The stridently partisan fight over carrying out the Wisconsin primary while enacting safety measures to prevent spreading Covid-19 has resulted in no less than half a dozen lawsuits filed since mid-March.
A consolidated action originally presided over by U.S. District Judge William Conley, a Barack Obama appointee, was appealed to the Seventh Circuit in Chicago by state and national Republicans after Conley changed the absentee ballot receipt deadline from April 7 to April 13 and waived a rule requiring a witness signature on absentee ballots, provided that the voter include written affirmation of their inability to secure a witness due to Covid-19 and the ballot is otherwise valid.
Late Friday, a three-judge panel of the Seventh Circuit upheld the absentee voter deadline extensions but said in an unsigned order that Conley went too far with his rule change regarding witness signatures, finding that those changes are the purview of the six-member bipartisan Wisconsin Elections Commission.
Further complicating matters, the U.S. Supreme Court issued an order late Monday striking down the extension to absentee voting first ordered by Judge Conley and later affirmed by a three-judge panel of the Seventh Circuit.
The high court majority, led by the Trump-appointed Justice Brett Kavanaugh, found “extending the date by which ballots may be cast by voters — not just received by the municipal clerks but cast by voters — for an additional six days after the scheduled election day fundamentally alters the nature of the election,” relief that the parties bringing the suit never specifically asked for.
“By changing the election rules so close to the election date and by affording relief that the plaintiffs themselves did not ask for in their preliminary injunction motions, the district court contravened this court’s precedents and erred by ordering such relief,” the 5-4 majority opinion states.
The opinion, which arrived roughly 12 hours before Wisconsin polls open, makes it so that any ballot to be counted in the election must be postmarked by the April 7 election day and received by clerks by 4 p.m. April 13.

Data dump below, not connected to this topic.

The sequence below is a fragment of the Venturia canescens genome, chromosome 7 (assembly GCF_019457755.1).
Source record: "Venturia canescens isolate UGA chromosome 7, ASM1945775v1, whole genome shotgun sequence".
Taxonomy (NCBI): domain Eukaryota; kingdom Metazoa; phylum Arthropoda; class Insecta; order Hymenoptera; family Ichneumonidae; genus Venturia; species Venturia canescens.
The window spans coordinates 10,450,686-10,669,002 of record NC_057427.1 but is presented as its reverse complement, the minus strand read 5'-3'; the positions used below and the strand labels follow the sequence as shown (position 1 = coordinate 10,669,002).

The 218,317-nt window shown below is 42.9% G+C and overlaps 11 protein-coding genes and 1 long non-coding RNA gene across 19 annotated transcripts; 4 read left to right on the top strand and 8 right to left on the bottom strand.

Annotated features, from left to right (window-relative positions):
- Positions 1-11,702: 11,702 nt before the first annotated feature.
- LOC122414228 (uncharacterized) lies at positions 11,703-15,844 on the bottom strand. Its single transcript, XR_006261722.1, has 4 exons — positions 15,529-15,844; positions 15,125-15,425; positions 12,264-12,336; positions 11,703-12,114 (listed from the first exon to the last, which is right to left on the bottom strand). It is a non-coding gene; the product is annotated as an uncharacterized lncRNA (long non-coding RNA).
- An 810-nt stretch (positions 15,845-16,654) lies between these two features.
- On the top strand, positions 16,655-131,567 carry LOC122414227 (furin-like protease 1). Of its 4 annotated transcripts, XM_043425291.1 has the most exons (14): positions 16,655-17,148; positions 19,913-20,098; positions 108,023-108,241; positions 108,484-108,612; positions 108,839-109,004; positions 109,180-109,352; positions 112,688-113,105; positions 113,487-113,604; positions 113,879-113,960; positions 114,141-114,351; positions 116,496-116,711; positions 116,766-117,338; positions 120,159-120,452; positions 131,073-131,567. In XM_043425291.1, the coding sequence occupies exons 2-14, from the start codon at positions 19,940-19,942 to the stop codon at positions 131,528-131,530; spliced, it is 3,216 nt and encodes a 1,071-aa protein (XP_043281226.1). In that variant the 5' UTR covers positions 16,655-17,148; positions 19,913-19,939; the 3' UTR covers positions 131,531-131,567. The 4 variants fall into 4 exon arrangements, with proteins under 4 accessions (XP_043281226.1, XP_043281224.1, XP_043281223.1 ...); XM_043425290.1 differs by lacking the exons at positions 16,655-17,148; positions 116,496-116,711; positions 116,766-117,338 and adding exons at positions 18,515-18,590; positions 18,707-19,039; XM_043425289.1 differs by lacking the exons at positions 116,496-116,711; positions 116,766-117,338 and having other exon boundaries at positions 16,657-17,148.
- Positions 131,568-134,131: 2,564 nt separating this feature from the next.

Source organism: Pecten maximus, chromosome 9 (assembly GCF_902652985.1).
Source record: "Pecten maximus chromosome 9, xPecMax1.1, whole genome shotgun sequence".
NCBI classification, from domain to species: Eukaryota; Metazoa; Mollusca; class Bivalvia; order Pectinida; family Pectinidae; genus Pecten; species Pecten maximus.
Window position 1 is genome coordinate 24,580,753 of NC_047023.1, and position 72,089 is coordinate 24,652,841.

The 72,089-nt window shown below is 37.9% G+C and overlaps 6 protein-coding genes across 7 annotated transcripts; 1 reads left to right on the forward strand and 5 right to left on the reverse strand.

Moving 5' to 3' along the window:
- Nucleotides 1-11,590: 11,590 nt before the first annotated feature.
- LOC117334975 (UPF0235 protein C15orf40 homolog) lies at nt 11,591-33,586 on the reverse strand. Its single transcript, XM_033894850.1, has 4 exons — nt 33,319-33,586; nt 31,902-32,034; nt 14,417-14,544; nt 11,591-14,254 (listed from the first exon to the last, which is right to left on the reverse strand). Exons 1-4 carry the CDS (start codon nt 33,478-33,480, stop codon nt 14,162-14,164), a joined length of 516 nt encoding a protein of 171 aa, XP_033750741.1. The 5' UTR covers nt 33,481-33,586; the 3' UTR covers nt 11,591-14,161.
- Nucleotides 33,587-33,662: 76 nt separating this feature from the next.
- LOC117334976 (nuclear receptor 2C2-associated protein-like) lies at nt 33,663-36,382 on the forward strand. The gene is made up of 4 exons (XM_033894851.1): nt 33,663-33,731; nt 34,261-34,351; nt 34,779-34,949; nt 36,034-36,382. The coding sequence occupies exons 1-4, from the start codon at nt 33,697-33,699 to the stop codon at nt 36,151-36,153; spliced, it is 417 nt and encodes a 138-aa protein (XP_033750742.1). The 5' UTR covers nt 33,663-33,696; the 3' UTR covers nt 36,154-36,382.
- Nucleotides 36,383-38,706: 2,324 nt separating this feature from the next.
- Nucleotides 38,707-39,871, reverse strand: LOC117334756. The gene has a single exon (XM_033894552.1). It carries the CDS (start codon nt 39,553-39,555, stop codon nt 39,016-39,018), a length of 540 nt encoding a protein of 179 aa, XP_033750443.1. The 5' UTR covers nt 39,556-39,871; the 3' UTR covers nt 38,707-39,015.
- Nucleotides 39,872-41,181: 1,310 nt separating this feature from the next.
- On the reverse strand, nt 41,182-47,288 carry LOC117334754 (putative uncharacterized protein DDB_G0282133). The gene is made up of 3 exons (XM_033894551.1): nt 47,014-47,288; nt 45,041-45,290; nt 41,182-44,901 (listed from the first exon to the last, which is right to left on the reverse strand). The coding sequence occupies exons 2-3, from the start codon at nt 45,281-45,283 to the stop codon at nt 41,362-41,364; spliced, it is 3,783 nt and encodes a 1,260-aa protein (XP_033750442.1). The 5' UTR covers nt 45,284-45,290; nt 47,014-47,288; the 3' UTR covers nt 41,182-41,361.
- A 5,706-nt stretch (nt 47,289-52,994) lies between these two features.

Justice Ruth Bader Ginsburg, a Bill Clinton appointee, penned a scathing dissent, writing the court’s ruling puts Wisconsin voters in an untenable position.
“Either they will have to brave the polls, endangering their own and others’ safety,” Ginsburg wrote, “or they will lose their right to vote, through no fault of their own. That is a matter of utmost importance — to the constitutional rights of Wisconsin’s citizens, the integrity of the state’s election process, and in this most extraordinary time, the health of the nation.”
Vos and Fitzgerald welcomed the intervention from the nation’s highest court, saying in a joint statement that “this prudent action by the United States Supreme Court addresses our concerns over ballot security in tomorrow’s election.”
Among the parties bringing legal challenges, whose arguments run the gamut from suspending or waiving certain elections rules to delaying the primary whole cloth, have been voter mobilization groups, black and Latino advocacy groups, unions, the League of Women Voters and other state officials.
Green Bay, home of the NFL’s Packers, and its city clerk sued on March 24 in Green Bay federal court to cancel in-person voting and delay the election, but that suit was dismissed by U.S. District Judge William Griesbach, a George W. Bush appointee, because the parties did not have standing to sue in their official capacities.
Wisconsin state Senator and mayoral candidate Lena Taylor, D-Milwaukee, sued in Milwaukee federal court last Thursday seeking to delay the primary until September, arguing that even absentee voting and online election procedures preclude poorer, largely black voters with technological hurdles from casting their ballot. That case was dismissed without prejudice on Sunday by Chief U.S. District Judge Pamela Pepper, another Obama appointee.
The race for Milwaukee’s mayor and county executive are on the primary ballot, along with Wisconsin’s presidential primary and the race between Kelly and Karofsky for Kelly’s high court seat.
Wisconsin clerks and poll workers attempting to execute a sound election, assailed by mixed messages and political posturing from state officials, have been besieged in recent days by unclear directives, lack of healthy bodies to work the polls, supply shortages and roughly 1.3 million absentee ballot requests statewide.
For its part, the Milwaukee Election Commission announced late last week there would only be five polling places open for the entire city of nearly 600,000 instead of the usual 180, in part due to there being less than 400 poll workers available instead of the 1,400 the city normally has.
The Democratic National Committee, which brought one of the lawsuits in Madison federal court over the election on March 18, announced last week that the Democratic National Convention scheduled for July 13-16 in Milwaukee had been postponed until mid-August due to the coronavirus.
DNC Chair Tom Perez condemned the implications of the courts’ decisions late Monday.
“Governor Evers and Wisconsin are focused on protecting the people of their state and the integrity of our democracy,” he said. “Republican leaders are focused on political gain, and they will stop at nothing to get it – no matter the consequences to public health and our democracy.”